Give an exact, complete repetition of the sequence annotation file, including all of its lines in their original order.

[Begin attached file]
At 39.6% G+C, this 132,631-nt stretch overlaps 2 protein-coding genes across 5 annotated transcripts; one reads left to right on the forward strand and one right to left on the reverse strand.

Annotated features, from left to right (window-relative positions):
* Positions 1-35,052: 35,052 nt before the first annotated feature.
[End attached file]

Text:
At 39.6% G+C, this 132,631-nt stretch overlaps 2 protein-coding genes across 5 annotated transcripts; one reads left to right on the forward strand and one right to left on the reverse strand.

Annotated features, from left to right (window-relative positions):
* Positions 1-35,052: 35,052 nt before the first annotated feature.